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Physics, Astrophysics and Cosmology with Gravitational Waves

, 1 , 1 , 2

Living Reviews in Relativity

Springer International Publishing

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      Abstract

      Gravitational wave detectors are already operating at interesting sensitivity levels, and they have an upgrade path that should result in secure detections by 2014. We review the physics of gravitational waves, how they interact with detectors (bars and interferometers), and how these detectors operate. We study the most likely sources of gravitational waves and review the data analysis methods that are used to extract their signals from detector noise. Then we consider the consequences of gravitational wave detections and observations for physics, astrophysics, and cosmology.

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      Observational Evidence from Supernovae for an Accelerating Universe and a Cosmological Constant

      We present observations of 10 type Ia supernovae (SNe Ia) between 0.16 0) and a current acceleration of the expansion (i.e., q_0 0, the spectroscopically confirmed SNe Ia are consistent with q_0 0 at the 3.0 sigma and 4.0 sigma confidence levels, for two fitting methods respectively. Fixing a ``minimal'' mass density, Omega_M=0.2, results in the weakest detection, Omega_Lambda>0 at the 3.0 sigma confidence level. For a flat-Universe prior (Omega_M+Omega_Lambda=1), the spectroscopically confirmed SNe Ia require Omega_Lambda >0 at 7 sigma and 9 sigma level for the two fitting methods. A Universe closed by ordinary matter (i.e., Omega_M=1) is ruled out at the 7 sigma to 8 sigma level. We estimate the size of systematic errors, including evolution, extinction, sample selection bias, local flows, gravitational lensing, and sample contamination. Presently, none of these effects reconciles the data with Omega_Lambda=0 and q_0 > 0.
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        Measurements of Omega and Lambda from 42 High-Redshift Supernovae

        We report measurements of the mass density, Omega_M, and cosmological-constant energy density, Omega_Lambda, of the universe based on the analysis of 42 Type Ia supernovae discovered by the Supernova Cosmology Project. The magnitude-redshift data for these SNe, at redshifts between 0.18 and 0.83, are fit jointly with a set of SNe from the Calan/Tololo Supernova Survey, at redshifts below 0.1, to yield values for the cosmological parameters. All SN peak magnitudes are standardized using a SN Ia lightcurve width-luminosity relation. The measurement yields a joint probability distribution of the cosmological parameters that is approximated by the relation 0.8 Omega_M - 0.6 Omega_Lambda ~= -0.2 +/- 0.1 in the region of interest (Omega_M 0) = 99%, including the identified systematic uncertainties. The best-fit age of the universe relative to the Hubble time is t_0 = 14.9{+1.4,-1.1} (0.63/h) Gyr for a flat cosmology. The size of our sample allows us to perform a variety of statistical tests to check for possible systematic errors and biases. We find no significant differences in either the host reddening distribution or Malmquist bias between the low-redshift Calan/Tololo sample and our high-redshift sample. The conclusions are robust whether or not a width-luminosity relation is used to standardize the SN peak magnitudes.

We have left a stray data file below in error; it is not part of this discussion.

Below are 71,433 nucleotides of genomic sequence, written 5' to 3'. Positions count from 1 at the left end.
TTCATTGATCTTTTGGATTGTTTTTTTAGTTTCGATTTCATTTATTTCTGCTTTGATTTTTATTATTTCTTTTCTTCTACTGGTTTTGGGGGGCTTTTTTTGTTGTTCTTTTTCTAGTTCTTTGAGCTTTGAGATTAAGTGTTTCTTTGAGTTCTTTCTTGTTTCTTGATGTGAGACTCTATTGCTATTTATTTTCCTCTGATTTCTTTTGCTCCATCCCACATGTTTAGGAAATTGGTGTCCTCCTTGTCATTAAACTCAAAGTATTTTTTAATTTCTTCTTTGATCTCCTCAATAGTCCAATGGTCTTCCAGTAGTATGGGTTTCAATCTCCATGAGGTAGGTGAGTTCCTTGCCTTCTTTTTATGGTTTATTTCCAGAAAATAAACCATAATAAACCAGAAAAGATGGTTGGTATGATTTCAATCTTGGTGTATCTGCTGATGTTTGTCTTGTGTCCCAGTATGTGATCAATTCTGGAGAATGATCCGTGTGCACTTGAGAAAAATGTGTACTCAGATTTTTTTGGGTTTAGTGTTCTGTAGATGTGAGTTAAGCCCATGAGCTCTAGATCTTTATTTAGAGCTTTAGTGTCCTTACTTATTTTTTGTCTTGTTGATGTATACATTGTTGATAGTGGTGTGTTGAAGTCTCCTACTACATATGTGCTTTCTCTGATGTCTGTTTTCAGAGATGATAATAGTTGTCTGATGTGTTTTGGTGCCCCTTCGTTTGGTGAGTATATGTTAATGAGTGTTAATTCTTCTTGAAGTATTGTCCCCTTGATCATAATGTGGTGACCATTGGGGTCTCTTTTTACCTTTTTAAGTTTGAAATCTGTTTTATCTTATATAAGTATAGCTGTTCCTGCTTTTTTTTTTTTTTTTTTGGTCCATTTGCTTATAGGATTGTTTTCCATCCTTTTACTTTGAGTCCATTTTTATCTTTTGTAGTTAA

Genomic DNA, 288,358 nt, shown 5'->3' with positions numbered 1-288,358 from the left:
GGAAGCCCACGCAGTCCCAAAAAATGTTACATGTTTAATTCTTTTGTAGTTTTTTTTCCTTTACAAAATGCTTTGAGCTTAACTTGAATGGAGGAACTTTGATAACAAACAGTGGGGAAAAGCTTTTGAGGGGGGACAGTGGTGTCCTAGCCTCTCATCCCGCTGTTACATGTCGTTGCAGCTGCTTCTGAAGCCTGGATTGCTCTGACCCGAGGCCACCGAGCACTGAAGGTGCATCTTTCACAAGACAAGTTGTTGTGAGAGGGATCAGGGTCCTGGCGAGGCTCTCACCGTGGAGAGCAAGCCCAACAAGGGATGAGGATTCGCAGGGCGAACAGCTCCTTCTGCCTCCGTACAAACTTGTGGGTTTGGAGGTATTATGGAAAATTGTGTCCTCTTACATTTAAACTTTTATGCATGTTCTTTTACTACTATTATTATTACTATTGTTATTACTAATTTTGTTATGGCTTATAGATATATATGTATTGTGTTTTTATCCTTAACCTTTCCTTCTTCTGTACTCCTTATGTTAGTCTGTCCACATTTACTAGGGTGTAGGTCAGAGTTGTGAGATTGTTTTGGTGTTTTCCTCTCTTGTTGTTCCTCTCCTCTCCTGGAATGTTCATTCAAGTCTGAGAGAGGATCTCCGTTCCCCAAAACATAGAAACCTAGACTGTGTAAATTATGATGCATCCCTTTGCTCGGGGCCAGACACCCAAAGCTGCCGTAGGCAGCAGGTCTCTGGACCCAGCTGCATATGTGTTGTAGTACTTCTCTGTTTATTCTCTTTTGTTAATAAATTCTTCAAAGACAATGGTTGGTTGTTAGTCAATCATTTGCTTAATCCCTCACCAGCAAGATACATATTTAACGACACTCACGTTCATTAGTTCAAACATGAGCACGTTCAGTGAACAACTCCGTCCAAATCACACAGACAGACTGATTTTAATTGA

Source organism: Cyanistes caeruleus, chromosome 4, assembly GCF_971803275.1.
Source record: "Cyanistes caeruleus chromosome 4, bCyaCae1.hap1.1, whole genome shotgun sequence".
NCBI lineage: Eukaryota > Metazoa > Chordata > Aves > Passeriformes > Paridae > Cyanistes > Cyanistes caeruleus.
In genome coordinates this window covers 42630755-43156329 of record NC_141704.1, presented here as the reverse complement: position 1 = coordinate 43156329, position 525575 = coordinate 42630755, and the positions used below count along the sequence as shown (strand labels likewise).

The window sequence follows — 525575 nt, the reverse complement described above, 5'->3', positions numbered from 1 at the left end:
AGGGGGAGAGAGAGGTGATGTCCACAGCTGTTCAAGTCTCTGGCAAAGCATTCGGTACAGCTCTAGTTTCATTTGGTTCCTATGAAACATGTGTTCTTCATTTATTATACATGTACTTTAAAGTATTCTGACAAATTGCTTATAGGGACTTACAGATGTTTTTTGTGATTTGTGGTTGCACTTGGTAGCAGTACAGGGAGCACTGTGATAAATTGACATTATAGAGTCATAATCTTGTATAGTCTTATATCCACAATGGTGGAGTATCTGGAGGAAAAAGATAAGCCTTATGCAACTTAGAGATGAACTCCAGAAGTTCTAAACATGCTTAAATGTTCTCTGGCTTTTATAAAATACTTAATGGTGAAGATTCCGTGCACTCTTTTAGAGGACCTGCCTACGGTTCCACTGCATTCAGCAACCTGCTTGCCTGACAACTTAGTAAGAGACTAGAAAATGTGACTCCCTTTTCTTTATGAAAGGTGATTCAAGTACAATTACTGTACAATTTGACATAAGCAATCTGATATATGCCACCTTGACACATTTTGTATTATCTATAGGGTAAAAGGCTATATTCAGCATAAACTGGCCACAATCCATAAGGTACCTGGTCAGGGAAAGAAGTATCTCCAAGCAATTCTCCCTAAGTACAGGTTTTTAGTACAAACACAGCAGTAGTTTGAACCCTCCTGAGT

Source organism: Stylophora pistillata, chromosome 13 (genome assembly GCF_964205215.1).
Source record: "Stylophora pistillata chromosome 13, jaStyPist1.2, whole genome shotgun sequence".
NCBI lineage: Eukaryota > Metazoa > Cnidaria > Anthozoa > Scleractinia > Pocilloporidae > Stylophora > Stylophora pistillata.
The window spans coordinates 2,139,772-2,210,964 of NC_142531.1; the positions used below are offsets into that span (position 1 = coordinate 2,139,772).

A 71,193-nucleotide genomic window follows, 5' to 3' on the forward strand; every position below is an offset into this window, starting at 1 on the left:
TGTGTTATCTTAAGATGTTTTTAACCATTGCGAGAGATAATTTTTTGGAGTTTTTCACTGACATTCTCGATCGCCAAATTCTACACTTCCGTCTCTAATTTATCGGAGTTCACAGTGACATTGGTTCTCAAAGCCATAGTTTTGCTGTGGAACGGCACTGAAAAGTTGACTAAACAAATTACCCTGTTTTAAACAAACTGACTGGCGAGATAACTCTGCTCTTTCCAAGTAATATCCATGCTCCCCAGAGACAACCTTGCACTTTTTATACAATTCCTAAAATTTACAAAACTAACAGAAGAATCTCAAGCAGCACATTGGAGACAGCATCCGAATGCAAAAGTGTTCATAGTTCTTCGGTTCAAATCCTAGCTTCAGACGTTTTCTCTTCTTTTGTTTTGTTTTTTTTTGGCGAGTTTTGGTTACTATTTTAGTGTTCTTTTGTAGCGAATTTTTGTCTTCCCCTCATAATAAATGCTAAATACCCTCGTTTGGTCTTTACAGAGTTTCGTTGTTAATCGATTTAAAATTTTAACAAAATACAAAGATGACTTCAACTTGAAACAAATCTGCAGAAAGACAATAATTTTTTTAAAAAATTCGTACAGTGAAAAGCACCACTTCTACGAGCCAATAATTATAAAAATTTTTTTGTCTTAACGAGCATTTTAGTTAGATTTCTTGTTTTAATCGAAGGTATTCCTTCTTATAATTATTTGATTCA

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          Theory of cosmological perturbations

           V. Mukhanov (1992)
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            Author and article information

            Affiliations
            [1 ]School of Physics and Astronomy, Cardiff University, Cardiff, UK
            [2 ]Albert Einstein Institute, Max Planck Institute for Gravitational Physics, Potsdam-Golm, Germany
            Contributors
            B.Sathyaprakash@astro.cf.ac.uk
            Bernard.Schutz@aei.mpg.de
            Journal
            Living Rev Relativ
            Living Rev Relativ
            Living Reviews in Relativity
            Springer International Publishing (Cham )
            1433-8351
            4 March 2009
            4 March 2009
            2009
            : 12
            : 1
            5255530 2 10.12942/lrr-2009-2
            © The Author(s) 2009
            Categories
            Review Article
            Custom metadata
            © The Author(s) 2009

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